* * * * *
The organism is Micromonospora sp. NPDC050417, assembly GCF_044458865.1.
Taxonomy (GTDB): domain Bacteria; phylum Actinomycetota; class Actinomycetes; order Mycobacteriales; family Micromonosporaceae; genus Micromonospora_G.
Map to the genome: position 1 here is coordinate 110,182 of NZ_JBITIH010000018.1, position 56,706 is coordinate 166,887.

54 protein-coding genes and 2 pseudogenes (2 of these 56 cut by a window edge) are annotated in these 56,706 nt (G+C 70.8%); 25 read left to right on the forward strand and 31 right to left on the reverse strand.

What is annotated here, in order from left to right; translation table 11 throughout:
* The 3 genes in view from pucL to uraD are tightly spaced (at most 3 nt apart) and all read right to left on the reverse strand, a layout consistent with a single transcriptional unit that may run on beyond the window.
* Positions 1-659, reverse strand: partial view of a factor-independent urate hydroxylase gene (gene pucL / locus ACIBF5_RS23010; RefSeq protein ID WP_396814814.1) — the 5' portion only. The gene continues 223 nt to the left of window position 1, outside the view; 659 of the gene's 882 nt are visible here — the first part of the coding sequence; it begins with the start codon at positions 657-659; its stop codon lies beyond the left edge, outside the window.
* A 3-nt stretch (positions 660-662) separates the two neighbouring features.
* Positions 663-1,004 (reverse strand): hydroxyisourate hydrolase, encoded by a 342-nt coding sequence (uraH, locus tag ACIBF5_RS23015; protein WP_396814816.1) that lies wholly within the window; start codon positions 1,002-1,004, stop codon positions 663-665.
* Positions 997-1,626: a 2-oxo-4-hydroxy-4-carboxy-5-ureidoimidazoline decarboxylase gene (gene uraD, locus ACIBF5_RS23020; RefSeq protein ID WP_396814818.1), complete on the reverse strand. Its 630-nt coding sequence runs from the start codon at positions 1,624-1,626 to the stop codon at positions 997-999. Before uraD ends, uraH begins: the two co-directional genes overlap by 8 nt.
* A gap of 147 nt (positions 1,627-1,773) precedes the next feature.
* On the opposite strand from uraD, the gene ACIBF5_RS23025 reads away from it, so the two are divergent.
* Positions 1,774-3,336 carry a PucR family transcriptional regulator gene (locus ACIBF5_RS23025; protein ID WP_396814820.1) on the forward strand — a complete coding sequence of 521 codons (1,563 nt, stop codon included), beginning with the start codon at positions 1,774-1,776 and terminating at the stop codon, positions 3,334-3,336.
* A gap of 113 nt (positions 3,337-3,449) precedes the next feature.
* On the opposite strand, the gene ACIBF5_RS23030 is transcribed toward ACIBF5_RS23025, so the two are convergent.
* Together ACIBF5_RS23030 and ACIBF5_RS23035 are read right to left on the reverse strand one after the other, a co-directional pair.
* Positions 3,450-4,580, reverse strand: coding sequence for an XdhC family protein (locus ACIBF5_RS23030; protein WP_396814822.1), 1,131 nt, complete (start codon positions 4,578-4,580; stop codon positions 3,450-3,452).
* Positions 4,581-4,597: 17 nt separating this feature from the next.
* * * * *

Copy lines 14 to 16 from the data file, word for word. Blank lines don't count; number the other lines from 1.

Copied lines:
* A gap of 113 nt (positions 3,337-3,449) precedes the next feature.
* On the opposite strand, the gene ACIBF5_RS23030 is transcribed toward ACIBF5_RS23025, so the two are convergent.
* Together ACIBF5_RS23030 and ACIBF5_RS23035 are read right to left on the reverse strand one after the other, a co-directional pair.